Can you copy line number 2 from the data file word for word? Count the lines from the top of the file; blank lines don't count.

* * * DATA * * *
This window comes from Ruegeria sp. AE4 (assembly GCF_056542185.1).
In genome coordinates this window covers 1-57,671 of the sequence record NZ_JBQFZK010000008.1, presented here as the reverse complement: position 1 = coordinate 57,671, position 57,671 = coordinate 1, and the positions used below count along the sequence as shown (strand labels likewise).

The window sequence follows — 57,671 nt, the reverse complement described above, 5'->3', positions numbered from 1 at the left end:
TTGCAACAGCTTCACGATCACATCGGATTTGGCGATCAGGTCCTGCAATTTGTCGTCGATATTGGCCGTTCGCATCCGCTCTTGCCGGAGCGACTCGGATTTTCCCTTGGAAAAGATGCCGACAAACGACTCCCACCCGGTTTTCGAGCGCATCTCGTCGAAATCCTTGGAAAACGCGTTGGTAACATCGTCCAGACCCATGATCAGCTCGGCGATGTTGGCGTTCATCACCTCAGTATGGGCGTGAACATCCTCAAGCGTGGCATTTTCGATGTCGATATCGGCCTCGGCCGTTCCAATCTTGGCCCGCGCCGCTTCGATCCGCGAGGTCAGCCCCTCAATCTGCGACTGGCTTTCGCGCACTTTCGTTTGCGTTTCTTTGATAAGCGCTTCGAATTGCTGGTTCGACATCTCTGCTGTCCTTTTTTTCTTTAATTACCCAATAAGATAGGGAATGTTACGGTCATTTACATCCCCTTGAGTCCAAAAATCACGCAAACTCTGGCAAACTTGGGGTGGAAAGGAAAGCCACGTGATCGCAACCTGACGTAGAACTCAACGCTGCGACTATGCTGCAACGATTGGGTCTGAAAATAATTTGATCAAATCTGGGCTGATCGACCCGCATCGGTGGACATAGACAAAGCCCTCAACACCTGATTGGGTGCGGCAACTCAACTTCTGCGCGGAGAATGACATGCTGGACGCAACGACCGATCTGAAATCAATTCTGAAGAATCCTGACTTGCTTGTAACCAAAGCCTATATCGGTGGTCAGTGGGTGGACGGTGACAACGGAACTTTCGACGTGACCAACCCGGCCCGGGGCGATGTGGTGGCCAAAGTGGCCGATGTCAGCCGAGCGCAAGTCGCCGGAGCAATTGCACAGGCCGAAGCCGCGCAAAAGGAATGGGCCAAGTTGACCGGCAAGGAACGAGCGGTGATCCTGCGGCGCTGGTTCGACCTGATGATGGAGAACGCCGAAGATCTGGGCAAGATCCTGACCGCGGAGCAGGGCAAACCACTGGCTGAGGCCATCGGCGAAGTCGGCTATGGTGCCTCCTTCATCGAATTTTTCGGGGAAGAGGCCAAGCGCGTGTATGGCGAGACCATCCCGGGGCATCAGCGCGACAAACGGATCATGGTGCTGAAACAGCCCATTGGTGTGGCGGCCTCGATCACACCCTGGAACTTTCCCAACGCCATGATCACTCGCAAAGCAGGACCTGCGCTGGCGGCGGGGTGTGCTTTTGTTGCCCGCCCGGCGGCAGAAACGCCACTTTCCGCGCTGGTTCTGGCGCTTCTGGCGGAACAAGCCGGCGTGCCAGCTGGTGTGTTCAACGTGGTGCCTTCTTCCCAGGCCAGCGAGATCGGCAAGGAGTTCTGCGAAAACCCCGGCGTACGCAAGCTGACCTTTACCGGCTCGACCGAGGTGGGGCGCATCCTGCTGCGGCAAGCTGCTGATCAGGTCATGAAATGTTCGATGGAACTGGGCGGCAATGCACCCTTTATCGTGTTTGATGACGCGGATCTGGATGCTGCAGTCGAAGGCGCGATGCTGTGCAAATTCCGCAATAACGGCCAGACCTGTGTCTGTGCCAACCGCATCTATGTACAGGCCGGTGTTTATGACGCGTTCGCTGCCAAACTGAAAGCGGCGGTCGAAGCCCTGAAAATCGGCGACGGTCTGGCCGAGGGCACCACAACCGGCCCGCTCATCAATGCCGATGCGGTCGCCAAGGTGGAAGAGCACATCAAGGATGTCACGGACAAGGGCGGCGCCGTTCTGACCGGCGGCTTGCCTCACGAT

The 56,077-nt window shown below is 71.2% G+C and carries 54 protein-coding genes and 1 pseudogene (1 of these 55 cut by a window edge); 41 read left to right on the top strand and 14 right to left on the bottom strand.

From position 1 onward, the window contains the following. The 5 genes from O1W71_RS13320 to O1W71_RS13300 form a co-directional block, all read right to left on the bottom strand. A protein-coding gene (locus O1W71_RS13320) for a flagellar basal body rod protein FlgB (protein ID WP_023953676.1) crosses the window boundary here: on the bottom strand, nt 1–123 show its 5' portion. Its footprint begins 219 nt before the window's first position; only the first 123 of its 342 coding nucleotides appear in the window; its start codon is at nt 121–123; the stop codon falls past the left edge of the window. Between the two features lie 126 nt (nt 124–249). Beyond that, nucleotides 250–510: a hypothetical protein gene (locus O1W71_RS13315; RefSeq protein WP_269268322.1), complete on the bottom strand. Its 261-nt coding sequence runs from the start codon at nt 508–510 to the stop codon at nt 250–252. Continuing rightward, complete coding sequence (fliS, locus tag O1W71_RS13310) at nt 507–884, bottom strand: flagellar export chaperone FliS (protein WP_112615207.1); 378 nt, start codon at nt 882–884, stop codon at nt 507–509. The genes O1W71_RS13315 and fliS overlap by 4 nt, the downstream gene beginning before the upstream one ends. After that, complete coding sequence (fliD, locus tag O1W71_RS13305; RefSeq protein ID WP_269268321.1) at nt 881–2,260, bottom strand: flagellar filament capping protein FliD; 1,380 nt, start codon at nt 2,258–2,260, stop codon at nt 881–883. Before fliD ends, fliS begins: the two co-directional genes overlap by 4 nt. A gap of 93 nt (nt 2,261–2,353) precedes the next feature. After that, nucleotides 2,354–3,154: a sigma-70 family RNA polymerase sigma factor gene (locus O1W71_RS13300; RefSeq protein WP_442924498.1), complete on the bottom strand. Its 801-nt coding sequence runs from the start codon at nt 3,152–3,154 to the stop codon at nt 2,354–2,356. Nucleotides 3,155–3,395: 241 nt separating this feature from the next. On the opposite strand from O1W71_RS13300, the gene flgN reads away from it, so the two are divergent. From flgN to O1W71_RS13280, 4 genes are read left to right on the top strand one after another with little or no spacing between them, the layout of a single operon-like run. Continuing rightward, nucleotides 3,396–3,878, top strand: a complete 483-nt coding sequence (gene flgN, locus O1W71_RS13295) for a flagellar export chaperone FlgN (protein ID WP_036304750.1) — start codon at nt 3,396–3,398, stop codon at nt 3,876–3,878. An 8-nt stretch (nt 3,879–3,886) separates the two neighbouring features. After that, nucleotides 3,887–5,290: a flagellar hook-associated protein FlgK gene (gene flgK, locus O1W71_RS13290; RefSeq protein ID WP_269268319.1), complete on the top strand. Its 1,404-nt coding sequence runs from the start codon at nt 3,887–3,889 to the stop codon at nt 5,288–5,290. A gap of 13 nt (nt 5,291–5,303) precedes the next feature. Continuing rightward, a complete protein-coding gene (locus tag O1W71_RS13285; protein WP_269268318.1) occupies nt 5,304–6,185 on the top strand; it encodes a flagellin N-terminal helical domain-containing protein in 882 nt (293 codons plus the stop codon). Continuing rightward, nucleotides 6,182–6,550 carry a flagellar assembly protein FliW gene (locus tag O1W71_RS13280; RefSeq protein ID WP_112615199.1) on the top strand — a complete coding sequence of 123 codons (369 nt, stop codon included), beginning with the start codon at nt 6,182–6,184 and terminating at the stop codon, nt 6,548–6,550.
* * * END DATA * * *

In genome coordinates this window covers 1-57,671 of the sequence record NZ_JBQFZK010000008.1, presented here as the reverse complement: position 1 = coordinate 57,671, position 57,671 = coordinate 1, and the positions used below count along the sequence as shown (strand labels likewise).